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100--ANALYSIS: Canadian heavy crude stays weak as market waits for rail

Western Canadian heavy crude differentials have another hurdle toovercome before an expected rebound later this year: higher crude-by-railexports seen late last year are not expected to have carried over into Januaryand February because of bad weather and competition from other commodities.

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"I think what you'll see is that volumes were flat-to-down slightly inJanuary as volumes into and out of the holiday season looked to have slowed,"said Matt Murphy, an analyst at energy-focused investment bank Tudor,Pickering, Holt & Co.

The latest data from Canada's National Energy Board show crude-by-railvolumes out of Western Canada rose 19.5% year on year to 152,151 b/d inDecember. Though the December figures are higher compared with the year-agoperiod, they are still less than the 155,655 b/d exported in March 2017 and175,654 b/d exported in December 2014.

When differentials for Western Canadian Select at Hardisty widened to asmuch as the front-month NYMEX light sweet crude futures contract calendarmonth average (WTI CMA) minus $41.75/b in November 2013, Canadiancrude-by-rail volumes exports rose to 166,570 b/d in December of that year, a33% jump compared with December 2012. Discounts often widen to account for themore expensive rail transport.

WCS at Hardisty was heard to trade at WTI CMA minus $26.50/b Thursday,firming slightly after falling for three days. The differential for WCS atHardisty has widened from a discount of $14/b in November, before thetemporary shutdown of TransCanada's 600,000 b/d Keystone pipeline on November16 and its restart at reduced pressure on November 28. TransCanada hasdeclined to say how much crude is currently flowing on the pipeline, andestimates have varied widely.

"I'd say it's certainly a step in the right direction, but more isneeded to clear the market," Murphy said of the higher rail volumes out ofCanada in December.

The NEB is scheduled to release crude-by-rail statistic for January theweek of March 26.

Canadian rail carriers struggled early this year with extreme cold andsnowfall.

Oil services company Halliburton said Canadian National Railway's delaysin delivering frac sand would hurt its profit in the first quarter.

CN replaced its Chief Executive Officer on March 5, and new interim CEOJean-Jacques Ruest apologized in a statement Wednesday for not meeting theexpectations of its grain customers.

"CN has experienced rapid growth across the company, with the business up10% in 2017," Canadian National spokesman Patrick Waldron said in an email toS&P Global Platts.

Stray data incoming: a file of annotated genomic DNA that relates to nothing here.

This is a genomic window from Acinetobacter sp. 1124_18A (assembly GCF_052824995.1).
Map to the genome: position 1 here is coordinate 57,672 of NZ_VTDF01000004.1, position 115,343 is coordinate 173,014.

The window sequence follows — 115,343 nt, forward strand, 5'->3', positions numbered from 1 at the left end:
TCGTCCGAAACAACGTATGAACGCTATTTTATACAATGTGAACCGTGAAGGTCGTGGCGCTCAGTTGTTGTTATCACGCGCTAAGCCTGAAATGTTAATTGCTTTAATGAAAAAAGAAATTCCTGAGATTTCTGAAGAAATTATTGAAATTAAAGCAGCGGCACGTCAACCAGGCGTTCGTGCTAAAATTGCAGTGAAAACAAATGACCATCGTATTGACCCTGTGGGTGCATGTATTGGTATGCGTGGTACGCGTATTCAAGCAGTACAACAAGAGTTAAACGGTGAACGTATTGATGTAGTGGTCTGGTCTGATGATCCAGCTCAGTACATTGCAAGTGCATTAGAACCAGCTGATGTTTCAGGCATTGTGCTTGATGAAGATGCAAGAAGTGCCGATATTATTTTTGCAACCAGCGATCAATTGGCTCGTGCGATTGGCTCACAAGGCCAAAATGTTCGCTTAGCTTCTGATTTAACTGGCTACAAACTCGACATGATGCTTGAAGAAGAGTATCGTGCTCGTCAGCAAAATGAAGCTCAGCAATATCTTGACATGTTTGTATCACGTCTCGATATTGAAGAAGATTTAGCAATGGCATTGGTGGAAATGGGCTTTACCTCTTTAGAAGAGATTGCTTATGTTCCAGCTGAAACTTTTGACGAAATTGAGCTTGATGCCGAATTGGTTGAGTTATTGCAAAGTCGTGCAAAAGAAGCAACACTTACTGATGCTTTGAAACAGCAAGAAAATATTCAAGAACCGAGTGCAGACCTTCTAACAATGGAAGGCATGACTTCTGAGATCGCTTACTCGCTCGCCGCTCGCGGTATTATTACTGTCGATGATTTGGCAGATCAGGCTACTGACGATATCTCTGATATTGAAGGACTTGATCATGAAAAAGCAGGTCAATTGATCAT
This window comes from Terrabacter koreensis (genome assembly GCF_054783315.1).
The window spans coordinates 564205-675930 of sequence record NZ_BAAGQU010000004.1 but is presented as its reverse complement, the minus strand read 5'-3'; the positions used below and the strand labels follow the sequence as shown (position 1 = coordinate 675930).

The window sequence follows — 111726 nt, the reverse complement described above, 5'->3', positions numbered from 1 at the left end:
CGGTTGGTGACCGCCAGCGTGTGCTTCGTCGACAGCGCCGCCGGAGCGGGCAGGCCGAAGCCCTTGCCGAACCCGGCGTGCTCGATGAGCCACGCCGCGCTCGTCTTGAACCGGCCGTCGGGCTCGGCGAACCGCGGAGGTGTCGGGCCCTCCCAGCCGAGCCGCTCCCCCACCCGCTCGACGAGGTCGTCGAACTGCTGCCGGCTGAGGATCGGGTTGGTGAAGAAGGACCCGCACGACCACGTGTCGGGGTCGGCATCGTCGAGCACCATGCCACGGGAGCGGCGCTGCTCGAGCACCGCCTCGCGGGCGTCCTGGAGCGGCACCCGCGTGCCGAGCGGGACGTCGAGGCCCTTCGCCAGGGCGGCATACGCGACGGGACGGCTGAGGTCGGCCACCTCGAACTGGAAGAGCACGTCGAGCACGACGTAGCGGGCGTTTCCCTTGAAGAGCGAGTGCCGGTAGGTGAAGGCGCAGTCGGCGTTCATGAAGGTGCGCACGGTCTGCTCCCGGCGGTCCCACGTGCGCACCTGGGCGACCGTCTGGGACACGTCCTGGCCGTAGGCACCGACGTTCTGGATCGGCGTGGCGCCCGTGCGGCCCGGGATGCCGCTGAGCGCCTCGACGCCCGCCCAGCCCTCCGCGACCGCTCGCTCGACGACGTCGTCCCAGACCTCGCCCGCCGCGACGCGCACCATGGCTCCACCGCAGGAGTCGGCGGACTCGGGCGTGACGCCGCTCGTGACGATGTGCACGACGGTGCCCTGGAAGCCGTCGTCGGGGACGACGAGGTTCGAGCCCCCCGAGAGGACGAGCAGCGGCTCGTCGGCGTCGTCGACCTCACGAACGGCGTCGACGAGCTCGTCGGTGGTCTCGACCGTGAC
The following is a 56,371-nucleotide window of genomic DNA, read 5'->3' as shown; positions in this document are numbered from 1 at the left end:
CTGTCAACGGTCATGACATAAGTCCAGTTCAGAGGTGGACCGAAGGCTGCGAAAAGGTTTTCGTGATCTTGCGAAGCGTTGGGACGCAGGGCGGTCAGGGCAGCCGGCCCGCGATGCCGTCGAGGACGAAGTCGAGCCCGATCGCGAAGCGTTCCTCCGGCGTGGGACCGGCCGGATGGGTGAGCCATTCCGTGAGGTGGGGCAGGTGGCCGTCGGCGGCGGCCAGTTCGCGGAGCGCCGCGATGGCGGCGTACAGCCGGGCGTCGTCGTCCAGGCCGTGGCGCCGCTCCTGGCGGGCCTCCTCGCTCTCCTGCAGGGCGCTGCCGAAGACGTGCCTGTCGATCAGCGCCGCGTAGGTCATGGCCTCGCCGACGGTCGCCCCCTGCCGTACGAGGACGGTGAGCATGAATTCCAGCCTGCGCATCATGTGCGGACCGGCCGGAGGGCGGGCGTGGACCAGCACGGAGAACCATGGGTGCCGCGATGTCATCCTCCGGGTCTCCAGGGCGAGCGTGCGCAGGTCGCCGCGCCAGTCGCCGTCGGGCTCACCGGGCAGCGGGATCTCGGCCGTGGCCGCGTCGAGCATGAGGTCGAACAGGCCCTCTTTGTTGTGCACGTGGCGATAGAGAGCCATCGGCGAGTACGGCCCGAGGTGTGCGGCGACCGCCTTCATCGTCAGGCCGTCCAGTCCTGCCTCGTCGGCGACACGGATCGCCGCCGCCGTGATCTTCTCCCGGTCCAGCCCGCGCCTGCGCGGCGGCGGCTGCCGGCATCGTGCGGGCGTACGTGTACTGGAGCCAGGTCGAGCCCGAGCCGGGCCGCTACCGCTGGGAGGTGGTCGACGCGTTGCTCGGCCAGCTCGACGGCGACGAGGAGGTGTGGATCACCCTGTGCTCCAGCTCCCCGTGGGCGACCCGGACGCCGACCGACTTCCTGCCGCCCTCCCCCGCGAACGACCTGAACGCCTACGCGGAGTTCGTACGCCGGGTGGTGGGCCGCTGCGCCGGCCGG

"Much of that traffic growth is focused in Western Canada and that rapidgrowth combined with challenging winter conditions this year has presentedsome operational challenges and congestion on key corridors," he added.

Waldron said the company has taken steps to meet its customers' needsincluding, "adding 100 additional short-term leased locomotives and hiring 400new conductors in the first three months of the year."

CN competitor Canadian Pacific has expressed less enthusiasm for shippingcrude in general.

CP President and CEO Keith Creel said during an earnings call in Januarythat the company is not interested in partnering with companies that ship onlycrude and prefers contracts with more diversified firms.

Producers are counting on increased rail shipments to clear the glut ofcrude that has accumulated in Alberta. More Canadian crude will likely movedby rail to the US by the middle of the year, which should take pressure offWCS crude prices, Alex Pourbaix, president and CEO of Cenovus Energy, saidearlier this week.

The current imbalance in takeaway capacity is "relatively small," he saidon the sidelines of the CERAWeek by IHS Markit conference.

"We are not talking millions of barrels," Pourbaix said. "[But] a very,very small imbalance in takeaway capacity can drive really widedifferentials."

There is "probably 300,000 b/d plus of rail loading capacity that ispresently idle [in Alberta]," Pourbaix said. "So just getting a fractionof that rail loading capacity moving should significantly mitigate thewide differentials we are seeing."

Tudor, Pickering, Holt analyst Murphy said he expects crude-by-railvolumes out of Canada to be down marginally in January with February volumesup marginally from December.

"I think what's important is that it looks like it's remained in prettymuch the same ballpark on our estimates (150-170,000 b/d) when industry needsit to be picking up in a big way," Murphy said in an email. "This is reallywhy we think differentials have remained as wide as they have."

Tudor, Pickering, Holt last week revised its price forecast for WCS atHardisty, saying it is likely to trade at a discount of $19-$20/b to the WTICMA at the end of 2018 rather than dip down to a range around minus $18/b inthe second half as previously forecast.

"While we don't believe a $25/b (discount) reflects a normal market, wethink calls for $15/b differentials don't reflect how the market has shifted,"Murphy said in the report.

--Pat Harrington,

--Edited by Keiron Greenhalgh,